Credit is an essential part of our financial lives, and here’s the reason why. It’s not always the case where the amount of money going out matches the amount of money coming in. Now if you are in a situation where you have built up a healthy pot of savings, you are in a place where you can sustain this imbalance for a certain amount of time. I stress a certain amount of time as this imbalance cannot continue indefinitely. This is where credit comes into play, for those who are not fortunate enough to have a savings buffer.

Credit can provide a cushion for times when you are spending more than you are earning. There could be a couple of reasons for spending more than earning, loss of a job or emergency expenditures.

Credit is also useful if you want to make large purchases such as a house, car, appliances, furniture and so on. Credit lets you buy these items even if you don’t have the money to buy them. The catch is that you have to pay back the principal with interest. The amount of interest you pay is determined by your credit score. The higher the credit score the less risky you are to the lenders and the lower the interest you pay on credit.

Managing your credit responsibly can help you increase your credit score over time. Your credit score sums up in one number your ability to pay your loans. Suffice it to say that our credit score plays a very important role in our financial lives. The surprising part of your credit score is how few of us actually know our credit score. We should be aware of our credit score at all times considering how easy it is to get this information. Simply go to any of the credit rating agencies, like TransUnion, Experian, or Equifax and obtain your credit score. There is a fee for this service but I believe it is worth it. The benefit of knowing your credit score outweighs the cost.

How to Improve your Credit Score

So the obvious question is how do I increase my credit score? There are mainly four ways you can do this.

1.      Pay your debt on time.

Creditors want to see your debt repayment history. They want to see your ability and willingness to repay debt. Missing payments can hurt your credit score over time. So always pay your regular repayments.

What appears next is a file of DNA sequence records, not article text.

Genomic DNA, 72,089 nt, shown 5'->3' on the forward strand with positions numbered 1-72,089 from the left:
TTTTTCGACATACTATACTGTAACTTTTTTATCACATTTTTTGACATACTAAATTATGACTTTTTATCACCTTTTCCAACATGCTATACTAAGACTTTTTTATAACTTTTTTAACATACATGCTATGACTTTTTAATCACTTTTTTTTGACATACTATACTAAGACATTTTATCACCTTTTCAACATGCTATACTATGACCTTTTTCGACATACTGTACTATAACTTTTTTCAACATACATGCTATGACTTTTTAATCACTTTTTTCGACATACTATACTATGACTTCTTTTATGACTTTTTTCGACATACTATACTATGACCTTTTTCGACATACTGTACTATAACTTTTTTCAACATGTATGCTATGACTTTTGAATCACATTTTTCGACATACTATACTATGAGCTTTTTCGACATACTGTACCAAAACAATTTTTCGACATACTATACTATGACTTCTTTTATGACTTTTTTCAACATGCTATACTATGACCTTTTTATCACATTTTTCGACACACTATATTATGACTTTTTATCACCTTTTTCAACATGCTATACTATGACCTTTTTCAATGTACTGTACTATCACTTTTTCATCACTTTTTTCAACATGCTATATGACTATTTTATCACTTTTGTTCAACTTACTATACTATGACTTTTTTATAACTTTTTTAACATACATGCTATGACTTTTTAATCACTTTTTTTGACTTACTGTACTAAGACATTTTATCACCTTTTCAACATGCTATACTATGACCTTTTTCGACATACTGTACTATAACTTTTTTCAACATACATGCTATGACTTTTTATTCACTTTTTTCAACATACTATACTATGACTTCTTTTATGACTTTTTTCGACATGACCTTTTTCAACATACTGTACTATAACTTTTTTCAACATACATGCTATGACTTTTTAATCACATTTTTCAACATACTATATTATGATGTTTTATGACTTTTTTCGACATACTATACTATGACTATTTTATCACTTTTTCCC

2.      Beware of your Credit Utilization Ratio

So this means that if you have credit cards with combined limit of $20,000 for example, don’t use more than 25% of your credit limit, the lower the credit utilization ratio the better. Whatever your limit, do not max out your credit. This is an indication to creditors that you have financial difficulties that is causing you to use all of your credit limit. Reducing your monthly balance could mean reducing your expenses which could be difficult but keep in mind the benefits of improving your credit score, lower interest rates.

3.      Age of Accounts Matters

Keep your credit card accounts open for as long as possible. The age of your accounts is a factor in determining your credit limit. This is due to the fact that the age of your credit history shows your ability to manage credit. The longer credit history can help show that you are low risk if you have not had financial difficulties.

4.      New Credit Applications

Your credit score takes into consideration how many credit applications you have made recently. The reasoning behind is that if you have made an increased number of applications recently indicates that you may be in financial difficulty.

If you do not own a home or have a car loan, your credit score will mainly be based on credit cards. If you do have larger loans such as a mortgage or a car loan, then make sure you make these payments on time as missing these payments can destroy your credit score not to mention the risk of losing your home.

Keep in mind that there are several factors that come into play to determine your credit score and you should be mindful of these factors. Check your credit score on a regular basis, don’t obsess over it but be aware of it. It is better to know your credit score before applying for credit than getting a surprise. Also, check your credit report while you are looking at your credit score, they are not the same.

A credit score is a number while a credit report is a report of your history of bill payments, accounts open, personal information, accounts in arrears, and recent credit inquiries among other information. It is important to check your credit report to identify any mistakes on the report. Mistakes do happen and if not corrected can affect your ability to obtain credit.




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